Passing when partner has 2 diamonds is not good, but that has only a 11% probability. When partner has 4 or 5 diamonds, you would rather be in the diamond fit, and this is a 48% probability. A 43 diamond fit is inferior to a 43 major fit if you are going make your contract. But if you are going down, it doesn't matter whether you are playing a major or a minor. So a pass is clearly indicated when you have a weak hand, and borderline when you are strong. (But if a 43 major fit has a very high probability of beating the field at matchpoints, then that is your safe route.) 43 in the Majors with 51 in the MinorsDo want to use Junk Stayman to deliberately search for a 43 major fit? Now you have, roughly, only half the chance of finding a 44 major fit. But finding a 43 fit in your 3card major is probably good, because you have a strong ruffing value in your singleton. You will be the short hand, so that singleton is very valuable. Because you now have only 7 cards in the majors, the probability that partner has a fourcard major is now about 56%. It's better if your 4card major is hearts, because partner will bid hearts with 4 cards in both majors. Put another way, if you have 4 spades and partner has both majors, partner will bid 2H and you will play there. The probabilities when you have 4 hearts and 3 spades:
With 3 hearts and 4 spades:
When partner answers 2D and you have 5 diamonds, pass. Diamonds is your better trump suit, except when partner is exactly 3325, and even then you are just playing a 52 fit instead of a 43 fit. And you are not guaranteed a 43 major fit if you press on, because partner might have a 2card heart suit and bid 2S with just 3. Your percentages (for when you have 4 hearts):
There is one more wrinkle in Crawling Stayman. Suppose your 5card minor is clubs and your 4 card major is hearts. After the unwanted 2D response, you bid 2H. If your partner crawls to 2S, you should bid 3C. 3C is still weak. You have at least an 8card club fit, which has to be better than your 33 spade fit. Your percentages:
You cannot protect yourself with clubs if your 4card major is spades, because your partner always passes 2S. Your percentages:
So, being long in spades and clubs is the worst 5431 distribution for using Junk Stayman. But it is still good probabilities on your side. On the bad side is an 25% chance of playing the 42 spade fit or a 43 fit when partner is flat, compared to a 57% chance of a 44 fit or a good 43 fit and an 18% chance of an okay 43 fit. 43 in the Majors, 42 in the MinorsBeing 42 in the minors is not as good as 51. Now you don't have a singleton, and your 4card minor is not as good of protection. The worst case (again) is being long in spades and clubs, because you have to bid 2S over 2D and you will play there even with a 42 fit. The percentages are almost exactly the same as for the 4315 distribution, it's just that the outcomes aren't as good:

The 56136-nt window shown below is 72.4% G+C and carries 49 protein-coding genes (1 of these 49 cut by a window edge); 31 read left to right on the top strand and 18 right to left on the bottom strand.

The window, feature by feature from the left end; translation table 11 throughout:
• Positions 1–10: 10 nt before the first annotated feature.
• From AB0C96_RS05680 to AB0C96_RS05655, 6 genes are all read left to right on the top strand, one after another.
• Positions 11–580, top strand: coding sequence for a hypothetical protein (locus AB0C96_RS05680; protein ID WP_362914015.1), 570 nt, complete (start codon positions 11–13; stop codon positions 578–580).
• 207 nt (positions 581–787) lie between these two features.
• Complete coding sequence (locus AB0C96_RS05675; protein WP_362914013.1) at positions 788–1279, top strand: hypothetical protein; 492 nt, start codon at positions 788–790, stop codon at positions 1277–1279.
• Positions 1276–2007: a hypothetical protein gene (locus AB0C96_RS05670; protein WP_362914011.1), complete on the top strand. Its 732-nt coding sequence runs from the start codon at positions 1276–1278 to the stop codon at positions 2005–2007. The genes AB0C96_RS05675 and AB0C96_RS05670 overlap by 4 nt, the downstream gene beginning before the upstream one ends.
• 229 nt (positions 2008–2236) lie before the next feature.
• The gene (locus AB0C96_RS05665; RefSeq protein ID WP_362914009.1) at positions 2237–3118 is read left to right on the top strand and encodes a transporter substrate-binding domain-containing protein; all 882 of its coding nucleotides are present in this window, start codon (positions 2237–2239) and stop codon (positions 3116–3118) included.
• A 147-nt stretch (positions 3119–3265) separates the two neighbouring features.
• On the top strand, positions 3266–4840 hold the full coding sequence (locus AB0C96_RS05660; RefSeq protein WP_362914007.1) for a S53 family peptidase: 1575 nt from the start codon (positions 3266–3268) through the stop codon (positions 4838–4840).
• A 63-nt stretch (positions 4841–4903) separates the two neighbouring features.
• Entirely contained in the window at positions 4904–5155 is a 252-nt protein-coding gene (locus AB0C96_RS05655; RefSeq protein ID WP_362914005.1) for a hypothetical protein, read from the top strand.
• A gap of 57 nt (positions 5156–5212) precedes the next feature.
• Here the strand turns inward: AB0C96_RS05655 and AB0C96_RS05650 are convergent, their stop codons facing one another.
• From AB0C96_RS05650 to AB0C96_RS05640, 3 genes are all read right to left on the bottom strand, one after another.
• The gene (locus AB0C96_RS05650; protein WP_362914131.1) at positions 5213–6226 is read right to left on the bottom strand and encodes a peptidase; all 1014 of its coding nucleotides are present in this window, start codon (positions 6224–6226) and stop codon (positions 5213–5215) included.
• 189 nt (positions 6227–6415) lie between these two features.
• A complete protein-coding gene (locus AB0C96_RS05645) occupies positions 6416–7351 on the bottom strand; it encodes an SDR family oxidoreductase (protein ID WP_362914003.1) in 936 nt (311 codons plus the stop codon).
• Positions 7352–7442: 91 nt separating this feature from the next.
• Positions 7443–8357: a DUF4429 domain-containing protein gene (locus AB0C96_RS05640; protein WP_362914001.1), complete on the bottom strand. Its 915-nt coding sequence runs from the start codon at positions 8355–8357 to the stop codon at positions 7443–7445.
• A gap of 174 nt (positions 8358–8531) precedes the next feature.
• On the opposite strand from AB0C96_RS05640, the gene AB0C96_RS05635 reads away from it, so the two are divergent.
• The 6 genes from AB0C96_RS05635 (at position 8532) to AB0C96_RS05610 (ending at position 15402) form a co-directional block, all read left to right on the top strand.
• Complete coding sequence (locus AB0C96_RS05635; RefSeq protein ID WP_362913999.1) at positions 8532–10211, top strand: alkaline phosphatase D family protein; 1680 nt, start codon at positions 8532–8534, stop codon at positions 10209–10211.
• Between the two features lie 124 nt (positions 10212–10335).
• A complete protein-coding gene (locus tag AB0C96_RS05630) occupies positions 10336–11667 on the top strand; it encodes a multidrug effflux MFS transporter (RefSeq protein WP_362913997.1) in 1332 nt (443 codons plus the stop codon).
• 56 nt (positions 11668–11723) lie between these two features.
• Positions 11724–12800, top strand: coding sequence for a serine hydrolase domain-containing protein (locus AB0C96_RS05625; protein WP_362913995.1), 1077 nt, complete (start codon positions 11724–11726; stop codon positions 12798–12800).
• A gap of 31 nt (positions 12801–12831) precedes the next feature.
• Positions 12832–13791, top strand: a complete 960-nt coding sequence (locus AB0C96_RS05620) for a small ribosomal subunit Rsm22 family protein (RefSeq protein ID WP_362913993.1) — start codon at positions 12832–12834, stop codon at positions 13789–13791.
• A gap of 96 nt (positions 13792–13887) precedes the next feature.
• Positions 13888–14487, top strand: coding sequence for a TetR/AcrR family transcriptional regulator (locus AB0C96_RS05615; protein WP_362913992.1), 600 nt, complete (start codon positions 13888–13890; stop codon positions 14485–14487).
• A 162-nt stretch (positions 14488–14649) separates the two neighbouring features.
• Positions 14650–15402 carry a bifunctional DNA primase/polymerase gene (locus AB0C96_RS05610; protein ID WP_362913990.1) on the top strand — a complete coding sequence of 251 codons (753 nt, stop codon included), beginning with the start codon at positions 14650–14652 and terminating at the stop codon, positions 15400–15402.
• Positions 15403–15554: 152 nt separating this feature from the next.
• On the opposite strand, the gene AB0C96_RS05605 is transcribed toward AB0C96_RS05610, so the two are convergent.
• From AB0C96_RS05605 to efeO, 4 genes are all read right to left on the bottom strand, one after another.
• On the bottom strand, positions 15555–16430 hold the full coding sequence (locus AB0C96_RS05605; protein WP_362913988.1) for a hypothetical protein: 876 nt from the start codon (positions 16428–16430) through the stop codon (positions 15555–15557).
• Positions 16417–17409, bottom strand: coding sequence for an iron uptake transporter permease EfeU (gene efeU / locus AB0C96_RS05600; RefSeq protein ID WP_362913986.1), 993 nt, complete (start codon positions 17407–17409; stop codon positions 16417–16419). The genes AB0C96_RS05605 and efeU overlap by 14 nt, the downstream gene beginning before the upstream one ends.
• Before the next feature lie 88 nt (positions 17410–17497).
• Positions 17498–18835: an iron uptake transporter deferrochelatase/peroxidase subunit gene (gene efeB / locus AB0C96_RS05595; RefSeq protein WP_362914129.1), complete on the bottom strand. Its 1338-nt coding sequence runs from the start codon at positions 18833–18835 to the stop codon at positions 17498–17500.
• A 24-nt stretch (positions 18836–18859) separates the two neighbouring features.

Now the obviously positive result, the 44 fit, does not quite balance the negative results of the 42 fit and the 43 fit with the balanced hand not having any doubletons. But usually, 51% of the time, there is a 43 fit with a doubleton in the short hand. If that is neutral, you can do what you want with the 4324 distribution. If you have 4 hearts and 3 spades, you get the increased chance of being in your 4card fit, plus you can run to 3 clubs in partner converts to 2S. 3C cannot be worse than 2S. Your percentages:
Now the obviously good 44 heart fit comes in at 30%, and the bad outcomes of a 43 club fit or 43 heart fit and partner is flat have a combined percentage of only 19%. So even if the 43 fit is neutral, Junk Stayman is probably marginally better. If you have 4 diamonds, should you pass 2D? As noted above for the 4441 disribution, when you were guaranteed a 43 major fit, passing 2D with a 4card diamond suit was marginal or good. Now your 43 fit isn't guaranteed, so you should pass 2D. If you are 43 in the majors with a flat hand (33 in the minors), don't use Junk Stayman. You have a small chance of finding a 44 fit, but when partner bids your 3card major, you have no ruffing value. You also have no minor for protection. 33 in the majors, long in diamondsFinally, consider the hands where you are only 33 in the majors, but you are long in diamonds. Suppose first you have 6 diamonds and a singleton club. Your 43 fit is very good. On the other hand, you have at least a 62 diamond fit, and a 69% chance of a 63 fit or better. When you are strong, the ideal play of a 43 fit is to use the short hand for control, draw trumps, then run a long minor. But that isn't going to happen when you and your partner do not have a good majority of the HCP. So when you play your 43 fit, you are probably giving up on your diamond fit.
Of course, compared to leaving partner in 1NT, all of these choices are better. With a 6card diamond suit, you hopefully would take partner to 3D. However, you now have a 39% chance of being in 2D. If 3D makes, it doesn't matter if you are in 2D or 3D, but if 3D is not going to make, 2D is better. And now the balance of power falls to playing a 43 fit on the twolevel versus a 62 fit on the 3 level. If the 62 fit doesn't produce an extra trick, it is worse. If it produces an extra trick, that is only neutral.
I think the balance here is to bidding 3D and probably (69%) playing a 63 fit or better.
When you have only 5 diamonds (and hence a 3352 distribution), your 43 fit is not as attractive. But your diamond fit isn't as attractive either. You are not going to 3D, so the comparison is to 1NT. Your five diamonds will probably be more useful in no trump than a 43 fit. But it will not be useful if partner has two or you are so weak you don't have an entry. So it is reasonable to think about Junk Stayman. The percentages: